QR vs GPS – Explained
QR vs GPS – Explained
Asset tracking works best when a mix of technologies are used together. As a general rule, the more automated and regular the updates are, the higher the cost. This means that it doesn’t make sense to have automatically updating location trackers on low value tools. Equally, using QR code asset management for vehicles that move around a lot is not a fit-for-purpose solution.
When developing your asset management infrastructure, you will need to consider the best mix of trackers for your set-up. To do so, you’ll need to get a strong understanding of QR and GPS tracking.
What is QR Tracking?
QR code asset management has become a familiar part of the modern world. The technology forms a major element of many organisation’s asset tracking systems. QR codes are made up of dots and black squares. These are unique patterns that represent sets of information,
After they are scanned, the information is transferred into a human readable state. In the case of asset tracking, the data is sent back to a central database that is accessible via an intuitive software.
QR Codes: Static vs Dynamic
There are two main types of QR tracking. Static and Dynamic. The information held on Static QR codes can not be changed. This makes them a perfect solution for storing fixed data. Information like where the equipment should be stored, when it was purchased, manufacturing information and the like.
Dynamic tags are far more flexible. With dynamic tags, the info isn’t ingrained into the code. The information can be updated as many times as required. For example, you could upload and subsequently change the maintenance schedule of an asset, and the scanner would take you to a webpage that shows you the most current information.
QR Tracking Strengths and Weaknesses
This approach is flexible and cost-effective. Using dynamic QR codes with a powerful software solution means you can update asset information at a click of a button. The physical tag can be printed on durable materials like vinyl and metal. So, they can be added onto most assets and be relied on to last.
However, QR codes require a manual scan to update a central database. They must also be visible so that they can be scanned. This means there is a risk that they can be tampered with or become unreadable over time. RFID tags do not need to be visible, so they are generally a better solution if you need to hide your tags.
The other key drawback of QR tagging is that they cannot give any information on the location of the item. That’s where GPS tracking comes in.
What is GPS Tracking?
Like QR tracking, we are all using GPS tracking in our daily lives all the time. Most people have an awareness of how this works. GPS stands for ‘Global Positioning System.’ GPS trackers are linked to a series of satellites which send a signal that let us know the location of the tracked object. There is a tracker in every smartphone and SatNav.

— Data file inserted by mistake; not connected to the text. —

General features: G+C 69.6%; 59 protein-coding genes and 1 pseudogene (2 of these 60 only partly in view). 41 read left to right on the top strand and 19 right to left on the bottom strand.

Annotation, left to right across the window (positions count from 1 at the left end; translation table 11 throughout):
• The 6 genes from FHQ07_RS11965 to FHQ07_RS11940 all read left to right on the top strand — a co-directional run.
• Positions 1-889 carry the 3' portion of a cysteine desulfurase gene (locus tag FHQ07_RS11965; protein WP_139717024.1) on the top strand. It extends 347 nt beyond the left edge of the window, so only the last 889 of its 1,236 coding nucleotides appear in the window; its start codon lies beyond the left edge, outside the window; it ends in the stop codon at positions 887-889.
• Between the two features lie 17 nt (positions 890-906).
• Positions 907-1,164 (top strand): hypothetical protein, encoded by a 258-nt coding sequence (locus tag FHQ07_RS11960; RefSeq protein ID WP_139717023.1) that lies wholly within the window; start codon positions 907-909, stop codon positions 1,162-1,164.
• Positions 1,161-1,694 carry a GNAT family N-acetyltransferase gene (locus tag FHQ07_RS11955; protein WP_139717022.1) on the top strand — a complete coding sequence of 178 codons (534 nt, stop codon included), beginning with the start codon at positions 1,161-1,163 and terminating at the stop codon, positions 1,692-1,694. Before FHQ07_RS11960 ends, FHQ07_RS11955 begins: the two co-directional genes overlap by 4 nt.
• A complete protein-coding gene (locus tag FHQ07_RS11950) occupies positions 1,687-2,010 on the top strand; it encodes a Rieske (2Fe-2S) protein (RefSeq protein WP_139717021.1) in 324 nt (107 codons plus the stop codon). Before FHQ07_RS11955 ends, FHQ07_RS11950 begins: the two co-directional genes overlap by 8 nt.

The business applications are vast, and being put to use by the majority of relevant companies in one way or another.
When it comes to asset management GPS trackers are most commonly installed in vehicles. This way, organisations can keep track of where their vehicles are at any given time. This makes it possible to improve customer service and increase productivity.
However, this is not the only application of GPS technology. Trackers can be added to individual items and scanners which make it possible to find the locations of smaller items that have been checked out of your central storage facility.
Also, you can avoid the need for a GPS tracker by leveraging smartphones or tablets.
GPS Tracking Strengths and Weaknesses
Unlike QR tracking, GPS tracking is automatic. So, you don’t need to rely on manual input to access up-to-date information. Trackers send a ping at regular intervals. This is often about 15 minutes but can be set to suit your needs.
The other glaring benefit of GPS tracking is that it gives you insight into an assets location. Not only its current location, but where it’s been!
On the downside, GPS trackers are not cheap to manufacture or easy to attach to assets on the fly.
Using QR Tracking With GPS
So, QR vs GPS, what’s the verdict?
Well, in practice, the answer is often- both. GPS trackers are best suited to providing location information. QR code asset management is more flexible in that any information can be transmitted with them, and overwritten at any time. Using a GPS scanner or smartphone with GPS to scan a QR code means that you can combine location information with whatever data is stored.
This combines the flexibility and affordability of QR codes with the powerful geo tracking capabilities of GPS.
Choose itemit to Fully Track Your Assets
itemit works with you to find the right balance between functionality and cost. The goal is to give you control over your business so that you can grow and thrive. No two systems from itemit are exactly the same, but they do have something in common; they find the most cost-effective, fit-for-purpose solution possible.
Book a demo today to see all itemit’s features in action. To find out more details, you can always contact our team at email@example.com.
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